The National Gallery of Art has an extensive online interactive art exhibit which is geared towards kids, but is fun for all ages. A few of the applications available stand out and include themes such as Jungle, Still Life, and especially the great interactive Dutch Dollhouse.
Mashing up the art of several Dutch painters, they have created a fantastic art webtoy that is entertaining and really holds your interest. Even going back to it several times you can always find some charming new detail. They go for the play factor here, rather than using it as an art lesson, which is a great way to lead someone to learn more on their own. It has a wonderful whimsical quality that puts just a smidge of Monty Python silliness into this artistic setting.
To start, click on the brick front of the house and explore the three levels inside. There's also a courtyard which you shouldn't miss (it's a bit tricky to get to, click just left of the house on the ground level). The menu button on the lower left gives you access to the elements you can add or change, anything with a pencil icon is customizable. Either play for a few minutes, or delve into the intricacies of designing your own patterns in the floor, tile, rug, even the lace one woman is sewing. You can design your own dinner plates, or just try smashing the plates on the floor. Feed a pig, set a bird flying, make a baby laugh, or have a guy blow bubbles. You can even mimic the lighting that the old Dutch Masters used in their paintings by adjusting the slide bars on the side (or click the sky in the courtyard).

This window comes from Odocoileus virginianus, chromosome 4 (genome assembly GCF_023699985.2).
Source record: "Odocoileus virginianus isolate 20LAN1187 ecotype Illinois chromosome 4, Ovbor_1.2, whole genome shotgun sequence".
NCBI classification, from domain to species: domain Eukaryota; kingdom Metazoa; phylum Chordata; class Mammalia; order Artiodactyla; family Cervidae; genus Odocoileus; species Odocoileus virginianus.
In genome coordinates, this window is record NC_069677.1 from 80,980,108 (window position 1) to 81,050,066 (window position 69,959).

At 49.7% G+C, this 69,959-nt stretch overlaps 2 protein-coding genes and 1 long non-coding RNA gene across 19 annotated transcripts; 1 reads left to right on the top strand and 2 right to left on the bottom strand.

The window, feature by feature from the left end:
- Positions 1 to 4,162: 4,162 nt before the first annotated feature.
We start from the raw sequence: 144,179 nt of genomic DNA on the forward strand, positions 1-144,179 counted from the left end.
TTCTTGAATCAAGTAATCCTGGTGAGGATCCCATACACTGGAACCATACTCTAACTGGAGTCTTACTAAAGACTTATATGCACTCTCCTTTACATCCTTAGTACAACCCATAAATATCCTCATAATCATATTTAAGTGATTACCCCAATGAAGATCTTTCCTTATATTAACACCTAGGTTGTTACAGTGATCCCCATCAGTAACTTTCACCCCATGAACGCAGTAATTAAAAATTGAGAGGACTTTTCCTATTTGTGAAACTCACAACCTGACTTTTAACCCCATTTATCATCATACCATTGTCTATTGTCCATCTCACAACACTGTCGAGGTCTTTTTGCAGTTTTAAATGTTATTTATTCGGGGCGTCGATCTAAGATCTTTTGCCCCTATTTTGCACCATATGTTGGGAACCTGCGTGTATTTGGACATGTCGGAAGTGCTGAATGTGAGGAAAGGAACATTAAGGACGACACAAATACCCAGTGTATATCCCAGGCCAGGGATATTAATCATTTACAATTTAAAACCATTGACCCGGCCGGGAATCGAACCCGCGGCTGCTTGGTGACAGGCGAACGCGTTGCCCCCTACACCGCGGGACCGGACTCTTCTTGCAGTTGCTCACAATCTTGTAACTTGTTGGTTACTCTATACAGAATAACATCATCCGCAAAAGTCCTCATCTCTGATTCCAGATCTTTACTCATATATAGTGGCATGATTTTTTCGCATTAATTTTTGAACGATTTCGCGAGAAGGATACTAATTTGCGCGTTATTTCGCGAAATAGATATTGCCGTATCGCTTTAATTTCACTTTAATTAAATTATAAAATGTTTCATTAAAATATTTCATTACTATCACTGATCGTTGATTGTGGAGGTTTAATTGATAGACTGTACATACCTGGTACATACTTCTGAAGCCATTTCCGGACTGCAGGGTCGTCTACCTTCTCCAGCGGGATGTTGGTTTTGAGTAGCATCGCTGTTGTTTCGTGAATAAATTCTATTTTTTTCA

On the art studio level you can click the canvas on the easel and use the painter's palette to create your own art work. Then click on the framed canvas on the wall so you can toggle the art to the three different locations in the room.
There's a snapshot feature which is endlessly fun (access through the menu, or the canvas in the art studio). On the lower floors, you can take a picture of the room, and it will be displayed on the wall in one of the frames. In the studio you can expand the use of this tool, as you have several canvases and control over where you take the snapshot. Those familiar with the "Droste Effect" will have fun with this one.
There are some funny sounds, surprises and lots of hidden facets to explore. Make sure to move any doors in the background to see into the rooms behind them.
As in the paintings of Johannes Vermeer, this webtoy captures the affection for detail in everyday objects, and captures the imagination. We highly recommend spending some time in the Dutch Dollhouse.